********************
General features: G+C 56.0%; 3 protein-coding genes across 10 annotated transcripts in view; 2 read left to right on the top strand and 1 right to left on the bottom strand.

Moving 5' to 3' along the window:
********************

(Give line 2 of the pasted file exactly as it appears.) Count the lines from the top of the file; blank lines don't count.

Moving 5' to 3' along the window: